Comey told Stephanopoulos that he sees Trump and his team as acting similarly to mafia families in making people feel as if they are part of the family, and in turn, expecting these people to act according to the families’ best interests.
“He’s part of the family now. I can’t trust him,” Comey said of Rosenstein.
Rosenstein is the one at the Department of Justice who now has authority over special counsel Robert Mueller’s team and their investigation into Russian interference in the election, since Attorney General Jeff Sessions recused himself. There has been much speculation as to whether President Donald Trump will decide to fire Mueller. If he does, most legal experts believe that order would have to go through Rosenstein.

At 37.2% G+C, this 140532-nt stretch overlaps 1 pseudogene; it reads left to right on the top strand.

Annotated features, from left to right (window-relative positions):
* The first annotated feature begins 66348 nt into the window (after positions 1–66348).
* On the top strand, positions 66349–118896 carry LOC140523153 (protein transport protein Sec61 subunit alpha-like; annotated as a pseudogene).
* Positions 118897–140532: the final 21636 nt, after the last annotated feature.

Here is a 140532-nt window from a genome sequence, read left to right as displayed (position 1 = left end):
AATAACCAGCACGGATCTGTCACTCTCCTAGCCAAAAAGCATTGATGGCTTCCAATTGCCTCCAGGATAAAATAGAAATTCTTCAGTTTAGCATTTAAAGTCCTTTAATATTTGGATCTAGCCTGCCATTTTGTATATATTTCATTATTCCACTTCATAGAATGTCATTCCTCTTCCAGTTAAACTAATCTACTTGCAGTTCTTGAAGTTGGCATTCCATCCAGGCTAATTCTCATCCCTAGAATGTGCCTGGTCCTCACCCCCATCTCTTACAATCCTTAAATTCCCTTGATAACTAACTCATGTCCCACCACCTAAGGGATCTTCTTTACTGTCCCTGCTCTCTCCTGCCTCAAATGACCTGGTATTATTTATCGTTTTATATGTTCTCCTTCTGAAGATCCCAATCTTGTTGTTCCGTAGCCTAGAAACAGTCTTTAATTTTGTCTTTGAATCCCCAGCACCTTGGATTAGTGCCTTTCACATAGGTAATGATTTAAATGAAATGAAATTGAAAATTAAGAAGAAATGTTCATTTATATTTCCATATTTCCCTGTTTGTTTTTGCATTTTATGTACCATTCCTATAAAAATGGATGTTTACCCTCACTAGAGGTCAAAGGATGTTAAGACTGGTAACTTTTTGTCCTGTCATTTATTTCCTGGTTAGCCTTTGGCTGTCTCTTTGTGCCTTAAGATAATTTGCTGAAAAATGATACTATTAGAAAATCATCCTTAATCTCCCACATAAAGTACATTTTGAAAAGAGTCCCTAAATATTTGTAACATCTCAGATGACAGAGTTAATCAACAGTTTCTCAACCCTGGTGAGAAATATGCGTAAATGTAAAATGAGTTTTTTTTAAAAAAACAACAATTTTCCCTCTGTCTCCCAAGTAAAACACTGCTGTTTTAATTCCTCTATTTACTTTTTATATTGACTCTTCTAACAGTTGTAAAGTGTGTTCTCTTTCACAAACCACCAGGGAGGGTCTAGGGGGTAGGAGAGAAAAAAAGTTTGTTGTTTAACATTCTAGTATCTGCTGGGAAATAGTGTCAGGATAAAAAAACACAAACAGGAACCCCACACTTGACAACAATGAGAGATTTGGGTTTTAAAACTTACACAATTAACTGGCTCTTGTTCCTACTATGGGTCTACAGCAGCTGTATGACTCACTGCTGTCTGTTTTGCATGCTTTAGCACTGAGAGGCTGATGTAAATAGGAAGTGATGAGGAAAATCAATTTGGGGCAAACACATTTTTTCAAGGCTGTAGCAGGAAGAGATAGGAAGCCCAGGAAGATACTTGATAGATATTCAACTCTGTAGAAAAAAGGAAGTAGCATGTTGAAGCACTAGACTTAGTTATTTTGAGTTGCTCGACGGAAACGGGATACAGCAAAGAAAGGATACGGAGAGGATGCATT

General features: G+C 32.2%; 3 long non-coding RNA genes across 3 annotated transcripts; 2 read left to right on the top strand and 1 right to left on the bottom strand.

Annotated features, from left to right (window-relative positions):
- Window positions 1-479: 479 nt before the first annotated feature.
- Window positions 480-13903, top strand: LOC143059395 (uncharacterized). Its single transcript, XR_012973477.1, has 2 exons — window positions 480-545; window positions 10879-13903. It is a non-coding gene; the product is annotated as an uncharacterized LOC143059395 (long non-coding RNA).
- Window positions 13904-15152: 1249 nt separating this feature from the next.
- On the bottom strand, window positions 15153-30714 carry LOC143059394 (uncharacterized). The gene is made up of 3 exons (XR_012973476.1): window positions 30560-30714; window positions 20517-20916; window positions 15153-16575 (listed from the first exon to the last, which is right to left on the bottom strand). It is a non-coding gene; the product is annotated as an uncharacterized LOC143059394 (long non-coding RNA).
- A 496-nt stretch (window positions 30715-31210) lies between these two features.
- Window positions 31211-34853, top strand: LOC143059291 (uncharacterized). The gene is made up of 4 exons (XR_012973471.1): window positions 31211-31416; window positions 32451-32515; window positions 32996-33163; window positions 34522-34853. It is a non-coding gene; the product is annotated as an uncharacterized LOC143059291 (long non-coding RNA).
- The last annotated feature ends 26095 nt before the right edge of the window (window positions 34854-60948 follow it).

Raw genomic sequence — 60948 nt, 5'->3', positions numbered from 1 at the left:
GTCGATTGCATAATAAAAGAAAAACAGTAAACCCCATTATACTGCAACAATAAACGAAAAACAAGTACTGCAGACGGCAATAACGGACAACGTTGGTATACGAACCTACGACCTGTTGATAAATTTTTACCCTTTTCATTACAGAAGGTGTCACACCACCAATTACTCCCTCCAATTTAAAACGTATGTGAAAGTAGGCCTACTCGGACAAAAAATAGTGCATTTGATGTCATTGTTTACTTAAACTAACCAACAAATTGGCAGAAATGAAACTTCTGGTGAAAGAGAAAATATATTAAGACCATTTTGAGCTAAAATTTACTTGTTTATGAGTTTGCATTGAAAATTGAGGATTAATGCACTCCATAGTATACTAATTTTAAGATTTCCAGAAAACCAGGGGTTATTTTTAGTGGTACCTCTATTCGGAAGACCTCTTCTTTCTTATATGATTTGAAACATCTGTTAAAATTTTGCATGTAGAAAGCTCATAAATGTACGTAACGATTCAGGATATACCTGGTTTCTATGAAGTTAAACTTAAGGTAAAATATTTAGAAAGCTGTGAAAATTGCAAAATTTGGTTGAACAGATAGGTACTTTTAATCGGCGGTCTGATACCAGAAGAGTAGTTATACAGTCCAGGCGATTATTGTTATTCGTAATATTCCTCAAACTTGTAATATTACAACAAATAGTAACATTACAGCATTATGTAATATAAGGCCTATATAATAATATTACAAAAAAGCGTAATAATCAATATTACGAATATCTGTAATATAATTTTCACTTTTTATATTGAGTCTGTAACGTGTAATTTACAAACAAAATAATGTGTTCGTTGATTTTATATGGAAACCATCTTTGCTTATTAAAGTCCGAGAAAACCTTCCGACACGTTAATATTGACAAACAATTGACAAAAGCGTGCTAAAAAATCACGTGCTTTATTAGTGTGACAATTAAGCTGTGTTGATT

When asked by Stephanopoulos is he believes that Rosenstein would carry out such an order, Comey said that he may not in an effort to make up for Comey’s firing.
“I think, given his experience with me, that he has an opportunity in overseeing Bob Mueller to restore some of his professional reputation. And I’m highly confident that he would refuse to abide that order,” Comey said of Rosenstein.
3. Sessions seen as ‘over matched’
Comey told Stephanopoulos that he was unsure of his views on Attorney General Jeff Sessions.
“I don’t know what to make of him. I mean, I only worked with him very briefly before I was fired. My sense of him, maybe it’s unfair to him, was that he was over matched for the job. And that the job was much, much bigger than he was. And that he was gonna struggle in it. That’s my sense,” Comey said.